I'd have thought Genghis was a clear-cut leftie. His tactic, on conquering a tribe was to liquidate the aristocracy and elevate the lower orders. He was a proto-Europhile, mingling his subject clans so as to prevent the development of a national identity. Where modern socialists want to use the education system to cut high achievers down to size, the Khan was more literal, forcing his vassals to walk under a yoke and decapitating those who were too tall. He was even an early metricator, organising his soldiers according to a decimal system. Genghis can be considered right-wing only in the BBC sense, as a synonym for "baddie".
Some who give Hitler, or Genghis Khan, the right wing label would concede that as totalitarian systems Nazism, Fascism and Communism have a lot in common. Political ideology is often portrayed as a circle where extreme left and extreme right meet in the middle. This has always struck me as a curious use of left and right - if they are not opposites what is the use of the terms? If everything can be explained in a circle where do you put the libertarians who want a minimum state - or indeed the anarchists who want no state at all? If the terms are of any use then the more right wing you are the smaller you want the state to be, the more left wing the bigger you want the power of the state.

But if common acceptance of the definition that I have given is unrealistic what is the use? How can the communication of Conservative ideas be effective in making converts if others aren't talking the same language as the unconverted.

Finally, I don't believe we should have too much sentimental attraction to the term. It comes from the French revolution and describes where people sat in Robespierre's Legislative Assembly. But while they may have had their differences the Left and the Right were all revolutionaries in a repugnant cause of mass terror and class war. Burkean Conservatives reserve their allegiance from that time and place for those on the guillotine.

Harry Phibbs is a journalist.

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Cameron had better ditch the term "conservative" while he's about it, because he's not.

Posted by: Damian at April 12, 2006 11:48 AM

Enjoyed what Tebbit was saying - just one query. Tebbit says:

Most really wicked nasty anti-Semitic racists like Stalin and Pol Pot and all that lot have been left wingers.

Stalin as an anti-semite makes sense - the Doctors' plot and all that. But Pol Pot? Never heard of his anti-Semitic utterances. A miurderous, wicked dictator, sure - but an anti-Semite? Cambodia does not strike me as a place with a particularly large Jeiwich community.

Posted by: Anon at April 12, 2006 11:58 AM

Are you Pommies now so gutless that you can't even admit that being "right wing" is the norm. The lefties are the ones who should be ashamed. After all, their policies have led to social breakdown and rampant idiocy. The left's policies continually fail to deliver. Yet it seems that the British people are fooled because the lefties' ideas "sound nice." The fact that they don't work is neither here nor there. Mrs T broke through that. Mr Cameron must do the same. He must present a right wing vision. If he doesn't ewant to call it that, OK, but that must be the Conservative way.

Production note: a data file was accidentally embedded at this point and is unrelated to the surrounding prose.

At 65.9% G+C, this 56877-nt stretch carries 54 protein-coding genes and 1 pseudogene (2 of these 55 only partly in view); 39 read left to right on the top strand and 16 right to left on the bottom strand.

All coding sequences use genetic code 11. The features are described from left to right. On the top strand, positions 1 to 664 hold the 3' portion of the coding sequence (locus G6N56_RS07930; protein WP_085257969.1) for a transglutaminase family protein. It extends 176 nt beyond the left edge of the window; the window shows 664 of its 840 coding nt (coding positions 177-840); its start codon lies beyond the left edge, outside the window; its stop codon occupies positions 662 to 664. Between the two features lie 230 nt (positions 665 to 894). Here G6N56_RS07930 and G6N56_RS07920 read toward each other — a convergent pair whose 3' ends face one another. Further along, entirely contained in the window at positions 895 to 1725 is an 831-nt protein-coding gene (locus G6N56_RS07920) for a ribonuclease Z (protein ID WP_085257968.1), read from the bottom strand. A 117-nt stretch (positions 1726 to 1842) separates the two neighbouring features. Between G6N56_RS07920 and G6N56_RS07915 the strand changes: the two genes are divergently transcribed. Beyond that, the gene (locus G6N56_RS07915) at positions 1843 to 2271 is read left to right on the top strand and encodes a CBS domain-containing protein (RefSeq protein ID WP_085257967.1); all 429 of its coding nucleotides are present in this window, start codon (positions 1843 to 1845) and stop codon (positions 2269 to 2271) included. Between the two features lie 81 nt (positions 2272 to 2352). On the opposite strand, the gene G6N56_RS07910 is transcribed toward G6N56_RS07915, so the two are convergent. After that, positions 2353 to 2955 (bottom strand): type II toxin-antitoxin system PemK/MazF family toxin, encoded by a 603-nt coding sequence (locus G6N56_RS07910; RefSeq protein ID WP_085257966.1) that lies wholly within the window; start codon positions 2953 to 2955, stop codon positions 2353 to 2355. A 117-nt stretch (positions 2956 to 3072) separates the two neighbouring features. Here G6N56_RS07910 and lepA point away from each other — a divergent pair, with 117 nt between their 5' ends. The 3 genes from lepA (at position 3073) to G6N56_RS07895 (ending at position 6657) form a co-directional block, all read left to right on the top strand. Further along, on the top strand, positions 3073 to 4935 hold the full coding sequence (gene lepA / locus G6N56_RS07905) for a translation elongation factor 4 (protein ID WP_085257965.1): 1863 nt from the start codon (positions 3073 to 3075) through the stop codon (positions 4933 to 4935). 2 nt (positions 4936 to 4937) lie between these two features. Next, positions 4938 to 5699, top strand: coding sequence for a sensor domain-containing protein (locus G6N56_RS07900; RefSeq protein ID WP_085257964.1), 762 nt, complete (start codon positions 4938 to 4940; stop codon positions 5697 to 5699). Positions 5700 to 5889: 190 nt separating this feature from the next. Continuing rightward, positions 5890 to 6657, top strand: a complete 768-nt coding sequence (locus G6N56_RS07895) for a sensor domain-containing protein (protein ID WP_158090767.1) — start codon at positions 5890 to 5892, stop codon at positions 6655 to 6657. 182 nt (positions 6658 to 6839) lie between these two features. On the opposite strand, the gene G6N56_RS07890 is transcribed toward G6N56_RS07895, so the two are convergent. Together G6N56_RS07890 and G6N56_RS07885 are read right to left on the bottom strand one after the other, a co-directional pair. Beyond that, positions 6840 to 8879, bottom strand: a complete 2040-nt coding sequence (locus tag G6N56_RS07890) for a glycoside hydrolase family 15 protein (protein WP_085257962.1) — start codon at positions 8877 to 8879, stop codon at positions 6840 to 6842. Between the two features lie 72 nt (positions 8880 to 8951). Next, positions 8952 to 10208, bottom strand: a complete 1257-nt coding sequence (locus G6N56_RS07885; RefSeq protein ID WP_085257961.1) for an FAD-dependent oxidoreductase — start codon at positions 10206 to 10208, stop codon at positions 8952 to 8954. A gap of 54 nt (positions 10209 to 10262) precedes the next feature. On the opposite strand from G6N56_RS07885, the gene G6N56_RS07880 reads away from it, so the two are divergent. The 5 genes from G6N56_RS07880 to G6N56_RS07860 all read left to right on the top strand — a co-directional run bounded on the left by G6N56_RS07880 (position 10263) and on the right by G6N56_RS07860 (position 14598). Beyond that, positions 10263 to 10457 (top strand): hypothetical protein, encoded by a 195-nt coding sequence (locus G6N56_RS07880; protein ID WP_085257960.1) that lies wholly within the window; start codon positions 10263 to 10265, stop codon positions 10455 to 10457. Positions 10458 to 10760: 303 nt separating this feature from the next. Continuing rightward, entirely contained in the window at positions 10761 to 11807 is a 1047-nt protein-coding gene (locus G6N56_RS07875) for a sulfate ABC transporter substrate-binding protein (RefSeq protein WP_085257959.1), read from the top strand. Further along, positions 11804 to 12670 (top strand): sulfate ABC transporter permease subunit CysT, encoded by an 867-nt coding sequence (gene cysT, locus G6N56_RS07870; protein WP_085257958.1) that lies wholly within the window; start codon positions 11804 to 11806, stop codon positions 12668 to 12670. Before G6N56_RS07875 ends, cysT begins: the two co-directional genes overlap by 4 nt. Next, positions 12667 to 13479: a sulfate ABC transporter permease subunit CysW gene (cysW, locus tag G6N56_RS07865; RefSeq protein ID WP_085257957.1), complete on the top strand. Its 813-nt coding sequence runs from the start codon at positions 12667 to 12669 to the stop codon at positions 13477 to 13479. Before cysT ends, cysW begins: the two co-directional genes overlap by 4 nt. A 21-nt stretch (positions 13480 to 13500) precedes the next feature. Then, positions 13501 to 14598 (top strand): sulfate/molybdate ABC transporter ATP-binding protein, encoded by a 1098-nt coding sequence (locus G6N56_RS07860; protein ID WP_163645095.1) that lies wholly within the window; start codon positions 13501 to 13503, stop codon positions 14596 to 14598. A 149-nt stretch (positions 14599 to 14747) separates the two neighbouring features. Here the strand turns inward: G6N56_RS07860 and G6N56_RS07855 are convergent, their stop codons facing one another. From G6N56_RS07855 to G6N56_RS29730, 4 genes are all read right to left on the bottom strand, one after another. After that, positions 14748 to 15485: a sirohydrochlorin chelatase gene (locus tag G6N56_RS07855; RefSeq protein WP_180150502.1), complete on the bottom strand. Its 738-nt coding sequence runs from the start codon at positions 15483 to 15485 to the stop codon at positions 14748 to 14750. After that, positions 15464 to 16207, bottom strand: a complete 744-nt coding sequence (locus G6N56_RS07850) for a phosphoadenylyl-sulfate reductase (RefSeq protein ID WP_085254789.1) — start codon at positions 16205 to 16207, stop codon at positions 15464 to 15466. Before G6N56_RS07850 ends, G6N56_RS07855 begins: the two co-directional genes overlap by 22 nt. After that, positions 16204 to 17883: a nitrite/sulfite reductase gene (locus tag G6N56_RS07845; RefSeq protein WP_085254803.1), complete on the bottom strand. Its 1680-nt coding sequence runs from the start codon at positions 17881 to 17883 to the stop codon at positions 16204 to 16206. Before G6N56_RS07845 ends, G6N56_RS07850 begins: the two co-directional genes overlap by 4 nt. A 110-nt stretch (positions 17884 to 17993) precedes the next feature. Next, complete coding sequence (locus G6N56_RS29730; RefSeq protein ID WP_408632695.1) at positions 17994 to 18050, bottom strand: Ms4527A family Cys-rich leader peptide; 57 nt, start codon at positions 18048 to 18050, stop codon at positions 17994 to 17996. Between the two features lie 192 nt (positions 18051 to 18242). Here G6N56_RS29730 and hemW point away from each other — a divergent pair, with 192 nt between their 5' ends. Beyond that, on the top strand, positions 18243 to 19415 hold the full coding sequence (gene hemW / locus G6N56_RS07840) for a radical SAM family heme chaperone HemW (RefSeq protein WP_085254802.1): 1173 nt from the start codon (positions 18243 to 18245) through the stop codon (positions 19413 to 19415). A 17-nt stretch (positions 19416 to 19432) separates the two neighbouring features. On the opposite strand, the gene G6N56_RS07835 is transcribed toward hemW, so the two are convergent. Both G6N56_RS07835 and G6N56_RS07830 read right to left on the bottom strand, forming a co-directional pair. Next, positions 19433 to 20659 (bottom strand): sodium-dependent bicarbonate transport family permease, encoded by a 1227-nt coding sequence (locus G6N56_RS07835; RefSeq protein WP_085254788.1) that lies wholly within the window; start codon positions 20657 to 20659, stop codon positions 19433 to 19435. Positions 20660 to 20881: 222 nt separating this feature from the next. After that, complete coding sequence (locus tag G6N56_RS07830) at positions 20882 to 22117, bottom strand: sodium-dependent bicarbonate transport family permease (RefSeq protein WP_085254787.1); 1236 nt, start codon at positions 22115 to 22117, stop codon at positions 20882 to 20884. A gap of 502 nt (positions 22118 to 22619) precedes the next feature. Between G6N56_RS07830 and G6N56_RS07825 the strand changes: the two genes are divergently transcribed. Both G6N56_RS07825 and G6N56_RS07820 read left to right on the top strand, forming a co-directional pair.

Posted by: Peter L at April 13, 2006 02:47 AM

The First Directorate of the (Soviet) Comittee for State Security, otherwise known as the KGB, was responsible for disinformation, much of which attempted to strengthen the perception that communism and facism were polar opposites, rather than as we know now, merely a matter of what colour jackbooks the executioner wore.

This issue is a living legacy of those times and that disinformation campaign, kept alive by the former communists, fellow travellers and useful idiots (borrowing Lenin's phrase) who now comprise almost the entirety of British government and media people over the age of forty.

Along those lines, the good Mr Phibbs might consider resurrecting quotes in favour of terror, of IRA murder, and communist revolution uttered by people like Trevor Phillips, Jack Straw and David Aaronovitvch during the 1970s, inside and outside the NUS. It would make amusing reading.

Posted by: s masty at April 14, 2006 01:35 PM

With regard to the question about the Nazis and it's connection to the Right wing of politics: Tebbit was right but he doesn't seem to know why.

Hitler and the Nazis were of course Socialists, National Socialists.
Stalin was a Socialist, an International Socialist. He would tolerate no opposition to his particular brand of Socialism, whether Bolshies, Trotskys or Fascist.
I do not have the precise date but sometime before/early in WWII Stalin decreed that any opposition to his leftwing International Socialism was not Leftwing but Rightwing.
Hence when the split with Hitlers Socialists came about they were greeted with a chorus of "Rightwingers" from all on the Left, esp. and including those Socialists and Communists in Britain who were sympathetic to both brands of Socialism before the split up.

The 'link' to Conservatives, Tories and anyone on the Right came about with special enthusiam following the defeat of the 'Rightwing' Nazis post WWII. Any policy, any ideology and suggestions that came from the Right were smeared with association to the failed Nazi losers, whilst the victorious and hence morally superior Leftwing Communists were able to claim the moral high ground and make any policy without risk of vile epithets being hurled at them. They have done so ever since.
This deception is one of the most destructive and obnoxious
smear campaigns in my memory. The Communists and other Leftists know full well that they supported and were allied to Hitler's Leftists in the 1930s. But to the victors go the laurels and the ability to rewrite the history.

Posted by: glen at October 3, 2007 05:36 PM